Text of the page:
‘Playing the waiting game’: Garner family meets with DOJ officials in chokehold case

NEW YORK — The family of a Staten Island man killed by an apparent police chokehold met with Justice Department officials Wednesday as a federal investigation of the case hangs in the balance.

Federal authorities characterized the closed-door sit-down as routine and indicated there would be no major announcements, which was echoed during a news conference with Rev. Al Sharpton and the Garner family following the meeting.

“Once again, we’re going to be playing the waiting game. We came here today for answers but evidently we are still without knowing whether we are going to get justice or not," Garner's mother Gwen Carr said.

"But we have to hold these police officers accountable and transparent because we shouldn’t have to wait like this. It is frustrating. Other cases have been solved that have come after us."

Still, a family attorney called the meeting a "ray of hope" because, as Sharpton said, "the case is alive and it is not close."

"The nation is watching this case because this case was the beginning of a wave of a call for justice," Sharpton said. "We told that to prosecutors today."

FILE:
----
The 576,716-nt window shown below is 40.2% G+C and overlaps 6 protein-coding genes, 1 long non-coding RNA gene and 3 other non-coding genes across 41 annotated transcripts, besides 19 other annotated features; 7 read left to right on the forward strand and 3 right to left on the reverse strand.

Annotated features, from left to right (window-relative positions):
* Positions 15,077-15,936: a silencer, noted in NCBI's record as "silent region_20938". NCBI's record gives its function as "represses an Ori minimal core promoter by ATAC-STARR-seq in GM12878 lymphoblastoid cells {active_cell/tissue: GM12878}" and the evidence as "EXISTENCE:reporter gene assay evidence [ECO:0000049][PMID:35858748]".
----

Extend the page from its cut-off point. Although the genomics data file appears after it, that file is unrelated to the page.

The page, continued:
Garner died in July 2014 in Staten Island while police officers attempted to arrest him for illegally selling loose, untaxed cigarettes.  Officer Daniel Panteleo was videotaped using an apparent chokehold on Garner, who could be heard saying "I can't breathe." The medical examiner ruled his death was a homicide partially caused by a chokehold.

Chokeholds are not allowed under NYPD regulations.

Panteleo was not charged in Garner's death.  That sparked angry protests, and the Department of Justice opened an investigation that's been dragging on for years. Daughter Erica Garner shared her frustrations with PIX11 earlier.

"Police officers failed us New Yorkers," Garner said.  "They let an innocent man die, beg for his life.  I'm not going to be happy until all those officer are in jail."

The family has resolved civil lawsuits in Garner's death getting settlements of nearly $7 million from both the city and the hospital that sent paramedics to the scene.